This is an interesting one. The only board game in this game jam, I believe, and it tries to "gameify" the xkcd comic it's based on. Unfortunately, it falls flat in quite a few ways.
If you do use alcohol in this game, it WILL get crazy. The fact that non-alcoholic drinks can be used NEEDS to be in the PDF. Also, a player can easily exploit the game by drinking slowly from a very large cup and moving a lot of spaces--unless you actually have to roll the dice, THEN drink and move, which the game never says but can be obtusely assumed by the presence of the paper dice (did you make the paper dice too, btw? Or is it a free source image or something?). This would make the game go by quite fast. This is changed in the revised version to having the players move 1 space and then drink--this would make the game crawl by. Also, it's never said how big your cup should be, or when the dice are even used--especially in the revised version, where players always move 1 space (which REALLY removes any strategic opportunities and competition in the game). Furthermore, in the revised version and the original, the first player is always the one who drinks.
From here, I will be breaking down every space/rule and discussing how it needs to be explained/expanded after the game jam. Buckle your seatbelt. :)
--"4. Stop all players and get some drinks" What does this mean? Does every player take a drink? Or do they literally get drinks from their kitchen or something, and save them for later in the game?
--"6.1 minute break,go outside and take some air" If this is a game about drinking, this probably should be a recurring space, not a rule, but that's just my opinion here.
--Space 2 (Junk food space): This is really confusing. Is their literal junk food involved? Or is this just junk food in the game? Why would junk food make someone pass out? Especially if the players use a junk food that doesn't have a strong smell, like chips.
--Space 3: Balance Test: How long does the line have to be? Also shouldn't it be if they step off of the line they "lose", not if they collapse (I doubt players are super drunk by Space 3, unless their beer cups are enormous). Also, what do the players lose--that isn't explained!
--Space 4: BarMatrix: "BarMatrix" is pretty funny. X) But now players also need food coloring/colored cups for the game as well? And why would the player even choose to go back one space if that sets them behind everyone else, AND they have to do the line test again? Likely every player will choose to move forward one space, which has no disadvantages.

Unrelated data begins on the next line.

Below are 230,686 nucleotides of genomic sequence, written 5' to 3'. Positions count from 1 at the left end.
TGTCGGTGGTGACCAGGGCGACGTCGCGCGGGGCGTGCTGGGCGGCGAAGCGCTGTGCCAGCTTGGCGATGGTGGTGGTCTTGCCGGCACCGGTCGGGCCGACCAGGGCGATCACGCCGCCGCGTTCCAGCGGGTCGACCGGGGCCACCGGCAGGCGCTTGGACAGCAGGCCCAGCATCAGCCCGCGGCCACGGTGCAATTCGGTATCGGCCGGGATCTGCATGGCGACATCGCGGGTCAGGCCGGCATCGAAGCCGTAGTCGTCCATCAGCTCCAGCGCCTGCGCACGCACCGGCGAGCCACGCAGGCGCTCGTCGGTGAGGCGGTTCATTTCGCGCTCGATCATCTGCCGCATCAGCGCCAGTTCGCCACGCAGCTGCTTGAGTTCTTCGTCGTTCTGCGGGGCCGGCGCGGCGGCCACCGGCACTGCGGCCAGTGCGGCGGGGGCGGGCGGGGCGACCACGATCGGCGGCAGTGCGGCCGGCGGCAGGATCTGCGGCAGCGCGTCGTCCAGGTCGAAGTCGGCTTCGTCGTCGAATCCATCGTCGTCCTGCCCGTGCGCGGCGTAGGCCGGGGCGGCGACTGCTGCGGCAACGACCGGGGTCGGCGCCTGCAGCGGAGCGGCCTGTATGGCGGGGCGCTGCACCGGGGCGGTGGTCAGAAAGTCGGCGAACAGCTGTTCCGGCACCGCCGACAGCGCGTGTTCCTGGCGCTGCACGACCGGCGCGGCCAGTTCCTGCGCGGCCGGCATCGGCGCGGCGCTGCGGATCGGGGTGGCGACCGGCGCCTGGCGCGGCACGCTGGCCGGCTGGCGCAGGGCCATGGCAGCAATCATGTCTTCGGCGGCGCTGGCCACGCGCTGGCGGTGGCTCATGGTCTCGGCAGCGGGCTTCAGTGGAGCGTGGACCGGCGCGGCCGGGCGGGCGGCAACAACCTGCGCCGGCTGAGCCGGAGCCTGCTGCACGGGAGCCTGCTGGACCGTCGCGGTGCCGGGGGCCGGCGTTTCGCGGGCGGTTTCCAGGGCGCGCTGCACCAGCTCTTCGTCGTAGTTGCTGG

--Space 5: Burping Contest: I like this idea a lot, but players with soda have a clear advantage. Also, every player is incentivised to vote lower scores for everyone else, and higher scores for themselves. How is a tie broken?
--Space 6: Staring Contest: I also like this idea. But what do the players lose? And if they're all staring at the wall, who judges the contest?
--Space 7: Dance: So is one player dancing to music, or all three? Since each player moves once space at a time, that's 15 minutes of music dancing in a row because all 3 players will land on that space after one another. What do they gain/lose in-game for dancing? Out of game they might pee their pants, but what about in the game?
--Space 8: Don't Blink: Little nitpick, there's no blinking involved at all on this space, since the player's eyes are closed. And what do they gain/lose for successfully drinking their glass with their eye shut?
I'm not sure if the arrow at the bottom is telling me to move to the next column or the space it's pointing too; I'll assume it's telling me to move to the next space, and read this page in a "U" shape.
--Space 9: Dark Souls: . . . Seriously? Now the players need to own Dark Souls, too? No, just no. This has no business being here. I know it's basically for fun, but please. NO.
--Space 10: Try Your Luck: So now players need to play a whole card game before they can progress in your game? And since every player will land here one after the other, that's THREE whole card games in a row! At least it adds some challenge, since the winner moves one space, but it's still too much to ask of the players that they do a whole other game before continuing your game.
--Space 11-12: Another junk food space and burping space. I already stated my problems with them.
--Space 13: Cutscene. So the players just read the paper previous to this page? Why? What does this do for the game?
This seems like an interesting game. But it's vaguely explained, is riddled with typos (@Etra_Games said this is to fit with the drunk theme, but I don't know if I see it that way), and is CRAZY imbalanced. Not only is there barely any in-game strategy, but it requires so many different supplies for the player to have in order to play it, and requires them to take too much time away from the game itself with its various challenges.
There is real potential here, but it is not realized yet. Perhaps after the jam it can be refined.
At first I was worried this was going to be some fidget spinner-based game, but after reading the comic this is based on, I don't believe it's going in that direction.
Won't rate this out of fairness, please let me know how to open this--I really want to play it.
Hey, another game based on the Machine Gun Jetpack "what if?" article! Let's see your take on it.